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  • David Cassidy - BB King’s, NYC, 3.4.17

    by Michael Sherer
    Posted: Mar 2017
    (2069) Page Views

    David Cassidy - photo by Michael Sherer

    David Cassidy - photo by Michael Sherer

    With David Cassidy, 66, retiring from touring this year due to the onset of hereditary dementia, I was glad to catch his last NYC appearance. Cassidy told a few stories to provide context to his 47 year career, and I’ll give some too here, as he’s had an interesting journey.

    Cassidy explained from the stage that he chose BB King’s for his last NYC performance because he really likes the club and the late B.B. King himself, and due to it being in Times Square, which is where he made his acting debut in a Broadway musical. It was called The Fig Leaves Are Falling and it was in 1969 when Cassidy was 19. Although it closed after only four performances, a casting director saw it and asked Cassidy to do a screen test, whereby he moved from West Orange, New Jersey to Los Angeles and signed with Universal Studios soon after arriving. He then appeared in a few T.V. shows, but of course his big break came the following year when he landed the role as Keith Partridge in the show The Partridge Family. The program, which ran through March of 1974, was about a musical family with the lead being matriarch Shirley Jones, Cassidy’s actual step mother in real life. While Cassidy was signed primarily for his teen idol looks in addition to being able to act, he convinced the show’s musical producer Wes Farrell that he was good enough as a singer to be the family’s lead vocalist, rather than Jones, who was and is an actual singer. They then soon had a big hit with “I Think I Love You,” composed by Tony Romeo.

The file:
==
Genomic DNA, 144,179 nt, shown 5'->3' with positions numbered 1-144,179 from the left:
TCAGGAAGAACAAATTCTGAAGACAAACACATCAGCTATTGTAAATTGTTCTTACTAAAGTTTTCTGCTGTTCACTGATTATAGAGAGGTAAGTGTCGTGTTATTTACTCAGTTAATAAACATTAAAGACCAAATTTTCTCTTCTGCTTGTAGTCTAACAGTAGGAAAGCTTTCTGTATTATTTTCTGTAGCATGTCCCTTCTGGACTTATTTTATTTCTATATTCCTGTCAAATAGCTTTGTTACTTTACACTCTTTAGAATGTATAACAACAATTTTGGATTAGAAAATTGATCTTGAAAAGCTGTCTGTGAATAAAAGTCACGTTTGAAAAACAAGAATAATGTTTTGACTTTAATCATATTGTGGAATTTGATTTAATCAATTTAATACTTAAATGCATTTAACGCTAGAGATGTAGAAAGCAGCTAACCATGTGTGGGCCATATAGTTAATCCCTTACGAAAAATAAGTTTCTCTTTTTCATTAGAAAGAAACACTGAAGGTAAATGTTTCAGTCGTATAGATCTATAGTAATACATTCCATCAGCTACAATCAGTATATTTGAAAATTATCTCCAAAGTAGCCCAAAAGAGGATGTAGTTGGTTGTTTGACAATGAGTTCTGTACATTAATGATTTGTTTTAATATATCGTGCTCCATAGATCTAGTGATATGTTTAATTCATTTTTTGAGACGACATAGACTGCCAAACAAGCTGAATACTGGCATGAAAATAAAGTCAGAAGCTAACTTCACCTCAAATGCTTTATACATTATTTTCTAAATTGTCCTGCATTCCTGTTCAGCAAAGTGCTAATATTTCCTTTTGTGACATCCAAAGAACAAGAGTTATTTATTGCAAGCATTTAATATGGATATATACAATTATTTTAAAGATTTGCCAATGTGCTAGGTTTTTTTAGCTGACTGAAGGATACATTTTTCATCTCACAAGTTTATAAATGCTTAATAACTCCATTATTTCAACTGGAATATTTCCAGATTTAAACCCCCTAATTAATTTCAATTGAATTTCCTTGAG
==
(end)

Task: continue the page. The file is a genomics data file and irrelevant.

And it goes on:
This opened the door to Cassidy having a hugely commercially successful and prolific musical career. Ten albums by The Partridge Family and five solo albums were produced during the show’s run, with most selling more than a million copies each. Cassidy had become an international sensation as a solo star, selling out major arenas around the world. These concerts produced mass hysteria, resulting in what was referred to by the press as “Cassidymania”. It was all short lived, however, as most of it was hinged on Cassidy being a teen idol figure, although he was in in his early twenties. It was difficult to sustain real success in the ensuing decades as Cassidy and the teen aged girls that were his primary audience aged and the times changed. Musically Cassidy became more of a heritage act than anything else. Another obstacle was that Cassidy didn’t compose very many of his songs in an era when most other artists were.

    Cassidy was in good form tonight and seemed happy, although he sweated a good deal. His eyes are highly sensitive to bright light and he explained that he’s had several eye surgeries and is soon having another. Cassidy didn’t say what the surgeries are specifically for, but he pleaded with the audience to turn off flashes and video lights. He also asked them to not talk while he’s talking, and to instead wait until he’s done. Unfortunately, a few audience members went ahead and used the flash anyway, either intentionally or unknowingly. Cassidy became very aggravated and frustrated with this, which I can understand. He told one to get out and seriously chided a couple of more.